It is clear that fragility is unlikely to count as an "armament" used for same-sex competition, since it makes one more vulnerable to intimidation, teasing, and other forms of pushing one's same-sex rivals out of the mating market. We would expect it to be more of an "ornmament" that attracts mates, then. It may not make a female appear sexier, but when a girl starts to cry because she feels that she's become a burden to her friends and family, it may be nonsense, but a guy can't help but want to comfort her and protect her. Once she inevitably feels a little better, the guy will feel like he's performed his service as a man. And, modern malarkey aside, guys feel good when they do chivalrous and manly deeds, so that they would seek out women who offered the greatest opportunity to do so, and girls feel good when these acts are done for them. [2]

Moreover, comforting a female in need often involves close physical contact, such as holding her hand, holding her close and rubbing the upper part of her back, brushing the hair off of her face, or wiping the tears from her eyes. Physical bonding like this strengthens the relationship two people have, and also signals to her that the guy is a "protector of loved ones" (to borrow a phrase from the Mystery Method) -- a quality she is interested in during the years leading up to motherhood. It also tells her that he would take care of her if she became sick. So, it serves the dual purpose of attracting mates and detecting who among them is worth hanging onto.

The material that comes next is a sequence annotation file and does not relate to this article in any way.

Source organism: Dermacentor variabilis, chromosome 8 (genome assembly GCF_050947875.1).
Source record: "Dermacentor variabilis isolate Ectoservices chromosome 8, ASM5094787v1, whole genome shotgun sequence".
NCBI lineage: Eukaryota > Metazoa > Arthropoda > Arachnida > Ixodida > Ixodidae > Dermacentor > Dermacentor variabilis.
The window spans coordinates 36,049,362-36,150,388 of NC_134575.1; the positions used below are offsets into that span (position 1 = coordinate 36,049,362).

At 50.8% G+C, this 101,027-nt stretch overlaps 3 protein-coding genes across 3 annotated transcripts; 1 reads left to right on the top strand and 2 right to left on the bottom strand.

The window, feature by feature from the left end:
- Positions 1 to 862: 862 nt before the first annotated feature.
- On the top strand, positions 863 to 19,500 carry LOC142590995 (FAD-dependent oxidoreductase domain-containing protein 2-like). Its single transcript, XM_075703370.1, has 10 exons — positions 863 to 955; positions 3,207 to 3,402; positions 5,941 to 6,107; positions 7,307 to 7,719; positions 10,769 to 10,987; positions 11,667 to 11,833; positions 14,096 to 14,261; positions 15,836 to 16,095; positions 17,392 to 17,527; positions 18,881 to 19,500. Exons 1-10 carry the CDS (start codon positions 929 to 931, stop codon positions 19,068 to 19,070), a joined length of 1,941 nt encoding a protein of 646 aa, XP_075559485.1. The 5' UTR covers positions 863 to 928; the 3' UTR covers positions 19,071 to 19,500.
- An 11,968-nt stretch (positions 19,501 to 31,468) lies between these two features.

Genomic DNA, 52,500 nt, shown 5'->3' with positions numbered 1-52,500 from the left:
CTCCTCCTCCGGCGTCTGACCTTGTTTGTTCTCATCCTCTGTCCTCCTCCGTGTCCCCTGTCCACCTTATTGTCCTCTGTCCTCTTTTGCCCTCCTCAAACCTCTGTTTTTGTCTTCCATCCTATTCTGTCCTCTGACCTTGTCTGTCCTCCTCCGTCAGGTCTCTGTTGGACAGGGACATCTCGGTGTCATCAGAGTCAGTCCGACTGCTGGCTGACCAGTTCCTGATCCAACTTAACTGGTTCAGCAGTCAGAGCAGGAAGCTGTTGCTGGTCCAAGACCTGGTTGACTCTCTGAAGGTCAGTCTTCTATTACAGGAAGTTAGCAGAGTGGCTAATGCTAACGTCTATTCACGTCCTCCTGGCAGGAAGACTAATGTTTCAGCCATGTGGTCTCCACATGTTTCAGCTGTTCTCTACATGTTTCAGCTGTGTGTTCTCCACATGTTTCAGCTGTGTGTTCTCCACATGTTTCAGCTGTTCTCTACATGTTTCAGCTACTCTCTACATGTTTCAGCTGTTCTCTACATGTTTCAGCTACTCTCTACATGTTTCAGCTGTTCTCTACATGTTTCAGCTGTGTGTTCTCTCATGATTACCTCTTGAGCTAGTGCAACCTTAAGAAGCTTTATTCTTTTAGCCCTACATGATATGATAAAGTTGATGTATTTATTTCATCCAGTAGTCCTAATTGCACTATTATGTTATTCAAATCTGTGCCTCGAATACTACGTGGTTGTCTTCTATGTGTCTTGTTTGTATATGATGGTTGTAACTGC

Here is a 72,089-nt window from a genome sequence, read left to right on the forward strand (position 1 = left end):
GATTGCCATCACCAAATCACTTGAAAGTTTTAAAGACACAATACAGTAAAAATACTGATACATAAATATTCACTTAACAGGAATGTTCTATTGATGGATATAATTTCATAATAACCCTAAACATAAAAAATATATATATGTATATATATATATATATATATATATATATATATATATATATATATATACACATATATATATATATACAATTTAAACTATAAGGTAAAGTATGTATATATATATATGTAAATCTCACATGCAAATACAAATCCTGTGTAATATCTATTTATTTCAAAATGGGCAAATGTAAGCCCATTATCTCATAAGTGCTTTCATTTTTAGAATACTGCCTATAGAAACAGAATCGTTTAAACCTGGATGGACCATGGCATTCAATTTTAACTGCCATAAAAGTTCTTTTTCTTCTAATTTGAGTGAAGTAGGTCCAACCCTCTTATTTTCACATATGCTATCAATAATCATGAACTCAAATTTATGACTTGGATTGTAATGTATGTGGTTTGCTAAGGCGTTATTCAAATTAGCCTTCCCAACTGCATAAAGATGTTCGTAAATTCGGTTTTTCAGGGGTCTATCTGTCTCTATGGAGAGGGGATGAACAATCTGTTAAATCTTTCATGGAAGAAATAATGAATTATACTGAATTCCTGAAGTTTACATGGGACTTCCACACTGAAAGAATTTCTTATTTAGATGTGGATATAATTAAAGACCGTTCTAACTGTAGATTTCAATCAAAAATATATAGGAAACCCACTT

[1] The fact that the Big Five uses the axes of low Neuroticism - high Neuroticism and low Agreeableness - high Agreeableness doesn't mean anything deep about how the traits are realized physiologically, or about how genes influence personality. We could rotate the old axes by, say, 45 degrees and come up a new set of two axes: a Tough-minded - Fragile dimension and a Cordial - Irascible dimension. The old traits of high A, low A, high N, and low N would lie in the quadrants of the new graph. In short, like a physicist, I'm perfectly free to chose my coordinate system to make life easy; I'm not claiming that things are different from how they're typically described.

[2] Of course, there is variation too -- some women succeed in the tough-minded niche and feel belittled when men try to do romantic things for them, and thus around whom men feel little motivation to behave in a chivalrous way. Roissy's many remarks about female lawyers serve as a good example of this.

Labels: ,

Saturday, February 23, 2008

Group Selection and the Wrinkly Spreader   posted by DavidB @ 2/23/2008 06:28:00 AM

A recent article by D. S. and E. O. Wilson [1] has been acclaimed by some as reviving the fortunes of group selection. It must for a time have been available on the web (since I downloaded a pdf of the published version a month or so ago), but the closest thing I can find at present is this slightly different version submitted to (and presumably rejected by) Science in 2006. [Added: I should perhaps have mentioned that the two Wilsons are not related. No kin selection here!]

As gnxp's resident critic of group selection I feel an obligation to say something about the article, but I find the task dispiriting. Much of the Wilsons' article is a re-working of issues which have been debated many times before. (See e.g. my discussion here.) The debate has been largely about the most useful way of describing and classifying the phenomena, rather than about the biological facts. Hostility to group selectionism is provoked in part by the tendency of its advocates to claim for group selection a range of phenomena that other biologists regard as more usefully described in terms of inclusive fitness (kin selection). This hostility will not be allayed by such prominent assertions as:

During evolution by natural selection, a heritable trait that increases the fitness of others in the group (or the group as a whole) at the expense of the individual possessing the trait will decline in frequency within the group.